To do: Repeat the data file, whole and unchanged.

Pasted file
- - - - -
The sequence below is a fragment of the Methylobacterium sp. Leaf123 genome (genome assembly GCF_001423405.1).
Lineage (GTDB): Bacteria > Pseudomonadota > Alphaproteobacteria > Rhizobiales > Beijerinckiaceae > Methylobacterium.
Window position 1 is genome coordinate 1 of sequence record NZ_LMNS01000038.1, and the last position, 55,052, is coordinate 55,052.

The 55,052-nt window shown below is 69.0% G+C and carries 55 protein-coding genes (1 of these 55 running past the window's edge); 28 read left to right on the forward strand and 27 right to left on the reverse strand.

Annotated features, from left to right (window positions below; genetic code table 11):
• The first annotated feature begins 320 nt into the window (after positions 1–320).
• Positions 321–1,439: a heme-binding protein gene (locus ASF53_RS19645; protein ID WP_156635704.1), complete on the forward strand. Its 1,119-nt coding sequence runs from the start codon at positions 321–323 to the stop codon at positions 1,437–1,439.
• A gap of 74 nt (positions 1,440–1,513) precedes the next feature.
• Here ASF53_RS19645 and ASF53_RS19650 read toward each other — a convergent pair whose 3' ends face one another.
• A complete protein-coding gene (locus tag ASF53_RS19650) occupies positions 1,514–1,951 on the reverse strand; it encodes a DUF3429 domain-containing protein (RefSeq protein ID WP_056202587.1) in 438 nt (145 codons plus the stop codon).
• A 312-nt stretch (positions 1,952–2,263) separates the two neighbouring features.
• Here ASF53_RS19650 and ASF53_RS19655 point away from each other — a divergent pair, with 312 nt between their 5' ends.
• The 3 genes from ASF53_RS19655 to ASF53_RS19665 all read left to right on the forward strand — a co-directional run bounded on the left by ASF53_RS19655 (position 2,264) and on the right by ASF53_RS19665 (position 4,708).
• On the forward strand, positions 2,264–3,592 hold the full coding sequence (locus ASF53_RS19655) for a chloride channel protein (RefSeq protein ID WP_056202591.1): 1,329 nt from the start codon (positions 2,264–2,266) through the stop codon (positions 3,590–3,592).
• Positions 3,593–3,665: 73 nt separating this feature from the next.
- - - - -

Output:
The sequence below is a fragment of the Methylobacterium sp. Leaf123 genome (genome assembly GCF_001423405.1).
Lineage (GTDB): Bacteria > Pseudomonadota > Alphaproteobacteria > Rhizobiales > Beijerinckiaceae > Methylobacterium.
Window position 1 is genome coordinate 1 of sequence record NZ_LMNS01000038.1, and the last position, 55,052, is coordinate 55,052.

The 55,052-nt window shown below is 69.0% G+C and carries 55 protein-coding genes (1 of these 55 running past the window's edge); 28 read left to right on the forward strand and 27 right to left on the reverse strand.

Annotated features, from left to right (window positions below; genetic code table 11):
• The first annotated feature begins 320 nt into the window (after positions 1–320).
• Positions 321–1,439: a heme-binding protein gene (locus ASF53_RS19645; protein ID WP_156635704.1), complete on the forward strand. Its 1,119-nt coding sequence runs from the start codon at positions 321–323 to the stop codon at positions 1,437–1,439.
• A gap of 74 nt (positions 1,440–1,513) precedes the next feature.
• Here ASF53_RS19645 and ASF53_RS19650 read toward each other — a convergent pair whose 3' ends face one another.
• A complete protein-coding gene (locus tag ASF53_RS19650) occupies positions 1,514–1,951 on the reverse strand; it encodes a DUF3429 domain-containing protein (RefSeq protein ID WP_056202587.1) in 438 nt (145 codons plus the stop codon).
• A 312-nt stretch (positions 1,952–2,263) separates the two neighbouring features.
• Here ASF53_RS19650 and ASF53_RS19655 point away from each other — a divergent pair, with 312 nt between their 5' ends.
• The 3 genes from ASF53_RS19655 to ASF53_RS19665 all read left to right on the forward strand — a co-directional run bounded on the left by ASF53_RS19655 (position 2,264) and on the right by ASF53_RS19665 (position 4,708).
• On the forward strand, positions 2,264–3,592 hold the full coding sequence (locus ASF53_RS19655) for a chloride channel protein (RefSeq protein ID WP_056202591.1): 1,329 nt from the start codon (positions 2,264–2,266) through the stop codon (positions 3,590–3,592).
• Positions 3,593–3,665: 73 nt separating this feature from the next.